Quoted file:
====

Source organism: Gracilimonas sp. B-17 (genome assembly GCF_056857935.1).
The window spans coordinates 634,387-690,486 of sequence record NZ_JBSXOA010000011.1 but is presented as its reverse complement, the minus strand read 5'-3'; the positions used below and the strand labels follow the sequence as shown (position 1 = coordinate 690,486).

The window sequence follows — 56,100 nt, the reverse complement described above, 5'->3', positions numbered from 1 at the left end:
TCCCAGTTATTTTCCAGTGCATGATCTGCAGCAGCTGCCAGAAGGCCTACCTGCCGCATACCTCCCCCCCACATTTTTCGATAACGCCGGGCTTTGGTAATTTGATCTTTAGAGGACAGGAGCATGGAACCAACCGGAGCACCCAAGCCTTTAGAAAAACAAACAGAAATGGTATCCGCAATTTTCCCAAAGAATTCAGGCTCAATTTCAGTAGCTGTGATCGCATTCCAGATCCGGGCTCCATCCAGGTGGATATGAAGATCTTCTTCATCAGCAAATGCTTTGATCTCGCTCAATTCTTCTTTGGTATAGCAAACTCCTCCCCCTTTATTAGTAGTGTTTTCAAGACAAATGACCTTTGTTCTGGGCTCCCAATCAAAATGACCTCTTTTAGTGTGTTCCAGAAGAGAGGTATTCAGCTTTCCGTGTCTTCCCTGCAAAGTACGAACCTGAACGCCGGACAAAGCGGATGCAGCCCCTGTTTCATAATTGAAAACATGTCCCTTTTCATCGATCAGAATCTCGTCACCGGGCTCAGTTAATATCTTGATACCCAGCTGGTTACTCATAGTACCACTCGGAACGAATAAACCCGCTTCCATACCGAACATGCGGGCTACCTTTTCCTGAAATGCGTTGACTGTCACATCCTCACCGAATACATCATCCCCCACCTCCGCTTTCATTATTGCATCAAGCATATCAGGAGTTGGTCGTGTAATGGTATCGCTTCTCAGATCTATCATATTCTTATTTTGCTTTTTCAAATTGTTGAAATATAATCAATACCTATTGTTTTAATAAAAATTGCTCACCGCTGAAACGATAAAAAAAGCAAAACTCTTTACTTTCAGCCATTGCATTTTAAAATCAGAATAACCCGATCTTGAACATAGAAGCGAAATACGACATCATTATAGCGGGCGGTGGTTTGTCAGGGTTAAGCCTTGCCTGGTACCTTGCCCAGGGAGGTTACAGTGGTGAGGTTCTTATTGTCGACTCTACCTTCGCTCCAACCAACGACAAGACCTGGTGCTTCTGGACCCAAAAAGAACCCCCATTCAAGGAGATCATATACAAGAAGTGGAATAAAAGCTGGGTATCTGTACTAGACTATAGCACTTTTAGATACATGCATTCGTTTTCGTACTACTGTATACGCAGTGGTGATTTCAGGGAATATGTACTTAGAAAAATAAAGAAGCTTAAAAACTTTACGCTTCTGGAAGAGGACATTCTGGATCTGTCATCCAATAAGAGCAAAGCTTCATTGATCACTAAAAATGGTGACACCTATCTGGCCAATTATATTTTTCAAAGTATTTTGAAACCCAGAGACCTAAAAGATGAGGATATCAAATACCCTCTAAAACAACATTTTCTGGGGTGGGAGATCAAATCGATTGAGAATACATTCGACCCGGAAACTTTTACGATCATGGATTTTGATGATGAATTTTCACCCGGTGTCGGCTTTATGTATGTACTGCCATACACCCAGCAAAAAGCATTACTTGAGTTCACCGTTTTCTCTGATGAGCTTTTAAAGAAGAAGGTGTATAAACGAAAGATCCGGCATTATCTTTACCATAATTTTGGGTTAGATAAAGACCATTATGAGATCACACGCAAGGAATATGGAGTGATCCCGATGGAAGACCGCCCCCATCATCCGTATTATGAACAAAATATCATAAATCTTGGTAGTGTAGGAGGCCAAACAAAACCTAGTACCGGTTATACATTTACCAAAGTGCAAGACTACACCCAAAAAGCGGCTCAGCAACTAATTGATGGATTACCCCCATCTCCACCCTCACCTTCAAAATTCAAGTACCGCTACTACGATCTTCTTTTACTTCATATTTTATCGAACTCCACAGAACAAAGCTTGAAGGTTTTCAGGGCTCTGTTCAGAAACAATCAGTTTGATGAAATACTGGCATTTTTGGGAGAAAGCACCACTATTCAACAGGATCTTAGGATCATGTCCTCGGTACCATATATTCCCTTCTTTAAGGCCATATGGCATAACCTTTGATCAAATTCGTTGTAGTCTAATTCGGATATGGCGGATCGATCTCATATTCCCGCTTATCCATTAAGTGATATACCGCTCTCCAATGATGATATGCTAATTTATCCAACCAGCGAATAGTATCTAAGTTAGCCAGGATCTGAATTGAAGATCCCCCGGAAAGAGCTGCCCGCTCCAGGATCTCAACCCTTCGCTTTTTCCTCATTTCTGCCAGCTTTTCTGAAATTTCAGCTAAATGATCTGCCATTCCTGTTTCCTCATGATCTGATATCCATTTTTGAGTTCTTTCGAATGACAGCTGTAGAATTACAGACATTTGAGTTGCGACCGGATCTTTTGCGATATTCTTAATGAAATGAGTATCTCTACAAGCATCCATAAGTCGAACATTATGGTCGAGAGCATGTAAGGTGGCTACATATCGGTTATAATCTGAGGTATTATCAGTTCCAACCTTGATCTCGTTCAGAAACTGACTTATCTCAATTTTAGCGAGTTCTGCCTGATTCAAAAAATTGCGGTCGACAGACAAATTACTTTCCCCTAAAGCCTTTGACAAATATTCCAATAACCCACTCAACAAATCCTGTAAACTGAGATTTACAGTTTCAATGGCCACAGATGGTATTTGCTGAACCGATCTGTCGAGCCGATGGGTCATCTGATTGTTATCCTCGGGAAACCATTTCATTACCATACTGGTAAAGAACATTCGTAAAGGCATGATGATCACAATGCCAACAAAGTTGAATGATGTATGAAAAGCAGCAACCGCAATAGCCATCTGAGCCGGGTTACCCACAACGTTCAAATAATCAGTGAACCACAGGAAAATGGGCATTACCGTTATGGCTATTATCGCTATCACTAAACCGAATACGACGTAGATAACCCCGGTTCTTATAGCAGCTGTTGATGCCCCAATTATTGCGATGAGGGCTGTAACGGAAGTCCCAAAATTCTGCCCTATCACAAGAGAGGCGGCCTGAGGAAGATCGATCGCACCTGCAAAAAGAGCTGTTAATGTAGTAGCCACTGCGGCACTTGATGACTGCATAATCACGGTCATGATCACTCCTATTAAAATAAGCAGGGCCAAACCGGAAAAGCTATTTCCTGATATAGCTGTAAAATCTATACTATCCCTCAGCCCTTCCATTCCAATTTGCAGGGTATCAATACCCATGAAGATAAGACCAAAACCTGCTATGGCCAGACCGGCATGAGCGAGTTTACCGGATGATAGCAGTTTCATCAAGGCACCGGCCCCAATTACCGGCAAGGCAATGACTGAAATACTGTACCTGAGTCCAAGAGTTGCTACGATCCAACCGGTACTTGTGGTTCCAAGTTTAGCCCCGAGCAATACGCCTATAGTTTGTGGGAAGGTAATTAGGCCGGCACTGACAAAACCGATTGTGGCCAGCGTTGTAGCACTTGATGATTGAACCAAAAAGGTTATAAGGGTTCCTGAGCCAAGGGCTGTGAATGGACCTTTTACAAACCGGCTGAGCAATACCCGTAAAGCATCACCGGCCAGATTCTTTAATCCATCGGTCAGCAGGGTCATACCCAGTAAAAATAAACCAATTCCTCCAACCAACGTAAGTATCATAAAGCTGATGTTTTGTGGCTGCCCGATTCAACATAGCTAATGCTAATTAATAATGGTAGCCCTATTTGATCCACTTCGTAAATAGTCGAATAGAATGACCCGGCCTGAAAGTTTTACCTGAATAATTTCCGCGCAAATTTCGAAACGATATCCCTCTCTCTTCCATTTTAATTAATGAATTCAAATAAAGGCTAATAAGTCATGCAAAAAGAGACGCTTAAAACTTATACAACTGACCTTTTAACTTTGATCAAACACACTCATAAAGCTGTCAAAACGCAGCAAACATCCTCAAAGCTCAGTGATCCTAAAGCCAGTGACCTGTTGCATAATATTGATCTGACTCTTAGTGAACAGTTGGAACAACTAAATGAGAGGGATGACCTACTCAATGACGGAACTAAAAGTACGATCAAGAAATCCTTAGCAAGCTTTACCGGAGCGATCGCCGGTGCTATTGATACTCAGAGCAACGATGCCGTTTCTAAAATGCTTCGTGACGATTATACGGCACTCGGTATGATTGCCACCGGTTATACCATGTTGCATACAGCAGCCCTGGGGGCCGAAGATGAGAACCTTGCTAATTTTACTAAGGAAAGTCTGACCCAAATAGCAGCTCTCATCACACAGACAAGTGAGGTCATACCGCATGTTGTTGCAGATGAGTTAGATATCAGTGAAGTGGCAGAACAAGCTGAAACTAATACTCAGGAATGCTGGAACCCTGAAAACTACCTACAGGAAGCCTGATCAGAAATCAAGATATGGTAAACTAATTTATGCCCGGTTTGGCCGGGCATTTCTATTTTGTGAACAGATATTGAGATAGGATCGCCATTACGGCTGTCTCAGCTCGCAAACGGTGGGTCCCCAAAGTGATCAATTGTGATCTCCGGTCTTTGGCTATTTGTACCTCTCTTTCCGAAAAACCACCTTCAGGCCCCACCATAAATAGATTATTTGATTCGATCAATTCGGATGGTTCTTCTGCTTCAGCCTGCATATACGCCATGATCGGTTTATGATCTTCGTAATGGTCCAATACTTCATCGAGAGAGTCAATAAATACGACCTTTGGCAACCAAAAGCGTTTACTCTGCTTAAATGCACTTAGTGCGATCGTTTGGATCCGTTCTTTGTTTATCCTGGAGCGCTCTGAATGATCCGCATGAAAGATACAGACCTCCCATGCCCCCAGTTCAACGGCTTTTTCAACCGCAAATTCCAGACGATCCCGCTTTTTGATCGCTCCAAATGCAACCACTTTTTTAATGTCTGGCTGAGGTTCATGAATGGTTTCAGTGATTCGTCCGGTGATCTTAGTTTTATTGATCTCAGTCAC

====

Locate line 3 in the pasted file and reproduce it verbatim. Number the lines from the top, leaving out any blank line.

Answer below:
The window sequence follows — 56,100 nt, the reverse complement described above, 5'->3', positions numbered from 1 at the left end: